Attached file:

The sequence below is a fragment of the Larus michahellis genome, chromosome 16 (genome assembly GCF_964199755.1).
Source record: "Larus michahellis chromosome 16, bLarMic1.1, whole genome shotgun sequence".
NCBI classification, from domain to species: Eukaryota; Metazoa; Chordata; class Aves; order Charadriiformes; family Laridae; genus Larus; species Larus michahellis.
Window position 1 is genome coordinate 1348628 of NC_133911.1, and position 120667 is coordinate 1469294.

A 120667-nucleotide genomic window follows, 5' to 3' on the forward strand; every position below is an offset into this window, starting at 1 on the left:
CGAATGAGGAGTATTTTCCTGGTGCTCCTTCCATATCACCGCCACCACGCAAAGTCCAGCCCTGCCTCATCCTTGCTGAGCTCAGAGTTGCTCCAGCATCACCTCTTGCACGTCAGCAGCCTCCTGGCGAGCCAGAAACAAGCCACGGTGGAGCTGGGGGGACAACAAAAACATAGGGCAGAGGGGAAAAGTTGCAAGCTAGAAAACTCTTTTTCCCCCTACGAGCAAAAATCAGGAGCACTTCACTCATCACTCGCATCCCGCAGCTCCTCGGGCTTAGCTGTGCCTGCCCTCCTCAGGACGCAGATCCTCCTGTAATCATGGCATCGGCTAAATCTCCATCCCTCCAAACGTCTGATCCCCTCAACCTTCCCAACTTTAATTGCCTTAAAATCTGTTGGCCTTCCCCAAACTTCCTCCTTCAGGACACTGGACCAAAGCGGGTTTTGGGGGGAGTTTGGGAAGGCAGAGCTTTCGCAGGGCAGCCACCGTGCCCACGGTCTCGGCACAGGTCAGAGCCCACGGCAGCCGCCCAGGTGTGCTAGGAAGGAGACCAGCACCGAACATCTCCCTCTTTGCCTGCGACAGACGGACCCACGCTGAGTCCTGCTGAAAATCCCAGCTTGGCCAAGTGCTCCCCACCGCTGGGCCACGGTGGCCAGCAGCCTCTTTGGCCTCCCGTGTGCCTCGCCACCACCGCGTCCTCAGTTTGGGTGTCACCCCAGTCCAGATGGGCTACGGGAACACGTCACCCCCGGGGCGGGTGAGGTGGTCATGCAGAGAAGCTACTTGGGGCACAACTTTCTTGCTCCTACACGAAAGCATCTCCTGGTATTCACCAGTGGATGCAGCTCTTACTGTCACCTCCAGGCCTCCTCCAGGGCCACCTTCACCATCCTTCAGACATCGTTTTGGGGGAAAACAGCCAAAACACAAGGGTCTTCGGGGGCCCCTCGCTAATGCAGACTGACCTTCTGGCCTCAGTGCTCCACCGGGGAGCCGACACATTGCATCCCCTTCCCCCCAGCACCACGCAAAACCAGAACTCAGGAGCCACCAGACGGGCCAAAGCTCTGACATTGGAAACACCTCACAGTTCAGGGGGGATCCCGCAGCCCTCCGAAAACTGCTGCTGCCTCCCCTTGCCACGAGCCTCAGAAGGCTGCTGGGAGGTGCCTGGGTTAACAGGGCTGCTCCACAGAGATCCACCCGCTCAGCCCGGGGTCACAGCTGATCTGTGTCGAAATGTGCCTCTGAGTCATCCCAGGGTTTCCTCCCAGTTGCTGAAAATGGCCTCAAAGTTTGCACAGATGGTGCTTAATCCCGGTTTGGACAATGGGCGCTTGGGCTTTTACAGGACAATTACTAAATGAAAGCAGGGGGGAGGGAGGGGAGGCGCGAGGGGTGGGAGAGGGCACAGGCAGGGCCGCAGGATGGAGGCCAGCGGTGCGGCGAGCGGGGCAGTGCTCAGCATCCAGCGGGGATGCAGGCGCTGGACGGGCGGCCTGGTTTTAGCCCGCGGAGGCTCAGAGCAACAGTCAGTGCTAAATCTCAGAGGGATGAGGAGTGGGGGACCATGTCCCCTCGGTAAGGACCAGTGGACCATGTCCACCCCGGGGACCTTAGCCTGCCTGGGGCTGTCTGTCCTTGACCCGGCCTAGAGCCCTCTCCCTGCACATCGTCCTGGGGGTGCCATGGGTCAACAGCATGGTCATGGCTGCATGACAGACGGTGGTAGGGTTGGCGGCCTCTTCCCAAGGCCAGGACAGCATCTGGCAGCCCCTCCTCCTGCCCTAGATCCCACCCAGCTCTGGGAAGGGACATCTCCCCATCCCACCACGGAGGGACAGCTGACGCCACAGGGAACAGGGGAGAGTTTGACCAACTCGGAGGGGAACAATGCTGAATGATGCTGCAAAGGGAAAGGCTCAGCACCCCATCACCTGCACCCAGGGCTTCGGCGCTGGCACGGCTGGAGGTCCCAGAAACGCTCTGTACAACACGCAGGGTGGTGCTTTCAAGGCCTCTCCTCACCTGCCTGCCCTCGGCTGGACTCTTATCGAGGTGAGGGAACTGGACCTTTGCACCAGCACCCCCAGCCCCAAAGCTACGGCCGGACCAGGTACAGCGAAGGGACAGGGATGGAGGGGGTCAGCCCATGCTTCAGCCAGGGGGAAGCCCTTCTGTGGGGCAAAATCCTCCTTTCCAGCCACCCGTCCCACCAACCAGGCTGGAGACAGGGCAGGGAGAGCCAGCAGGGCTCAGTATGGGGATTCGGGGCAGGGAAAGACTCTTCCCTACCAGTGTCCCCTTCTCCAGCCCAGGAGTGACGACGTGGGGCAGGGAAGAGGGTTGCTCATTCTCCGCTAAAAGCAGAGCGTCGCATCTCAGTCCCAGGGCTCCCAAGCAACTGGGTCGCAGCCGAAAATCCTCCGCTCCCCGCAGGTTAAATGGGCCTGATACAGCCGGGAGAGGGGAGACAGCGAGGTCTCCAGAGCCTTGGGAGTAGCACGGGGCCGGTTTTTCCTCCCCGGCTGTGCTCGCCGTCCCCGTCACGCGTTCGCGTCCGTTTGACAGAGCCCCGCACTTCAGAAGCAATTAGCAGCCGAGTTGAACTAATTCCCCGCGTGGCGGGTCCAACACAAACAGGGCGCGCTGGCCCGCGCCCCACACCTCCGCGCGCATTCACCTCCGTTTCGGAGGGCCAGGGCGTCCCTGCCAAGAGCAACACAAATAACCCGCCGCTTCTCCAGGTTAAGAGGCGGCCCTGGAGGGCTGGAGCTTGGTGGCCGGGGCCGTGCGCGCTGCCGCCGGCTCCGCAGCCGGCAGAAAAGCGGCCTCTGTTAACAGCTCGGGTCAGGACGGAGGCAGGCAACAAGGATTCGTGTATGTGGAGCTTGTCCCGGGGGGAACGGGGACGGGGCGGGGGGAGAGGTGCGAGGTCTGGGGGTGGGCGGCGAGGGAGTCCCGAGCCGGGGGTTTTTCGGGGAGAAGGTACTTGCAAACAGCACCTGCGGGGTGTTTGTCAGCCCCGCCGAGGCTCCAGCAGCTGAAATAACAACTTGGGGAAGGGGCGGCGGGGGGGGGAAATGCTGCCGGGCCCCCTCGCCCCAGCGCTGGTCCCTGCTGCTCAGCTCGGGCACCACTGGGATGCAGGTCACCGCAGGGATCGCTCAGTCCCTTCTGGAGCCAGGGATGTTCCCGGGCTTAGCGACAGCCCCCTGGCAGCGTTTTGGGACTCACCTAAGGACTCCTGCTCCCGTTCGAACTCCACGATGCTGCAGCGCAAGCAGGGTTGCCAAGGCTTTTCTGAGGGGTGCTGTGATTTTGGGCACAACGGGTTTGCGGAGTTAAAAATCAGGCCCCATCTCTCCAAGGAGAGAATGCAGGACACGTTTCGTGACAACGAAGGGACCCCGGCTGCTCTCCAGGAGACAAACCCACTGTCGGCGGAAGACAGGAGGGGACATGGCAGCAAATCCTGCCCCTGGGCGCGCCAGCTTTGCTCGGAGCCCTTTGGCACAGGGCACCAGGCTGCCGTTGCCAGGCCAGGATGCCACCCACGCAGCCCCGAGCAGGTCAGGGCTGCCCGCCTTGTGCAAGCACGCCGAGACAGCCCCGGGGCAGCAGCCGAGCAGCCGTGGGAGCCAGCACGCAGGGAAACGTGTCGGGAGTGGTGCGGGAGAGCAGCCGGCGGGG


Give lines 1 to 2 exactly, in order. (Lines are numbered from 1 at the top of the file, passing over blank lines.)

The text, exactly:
The sequence below is a fragment of the Larus michahellis genome, chromosome 16 (genome assembly GCF_964199755.1).
Source record: "Larus michahellis chromosome 16, bLarMic1.1, whole genome shotgun sequence".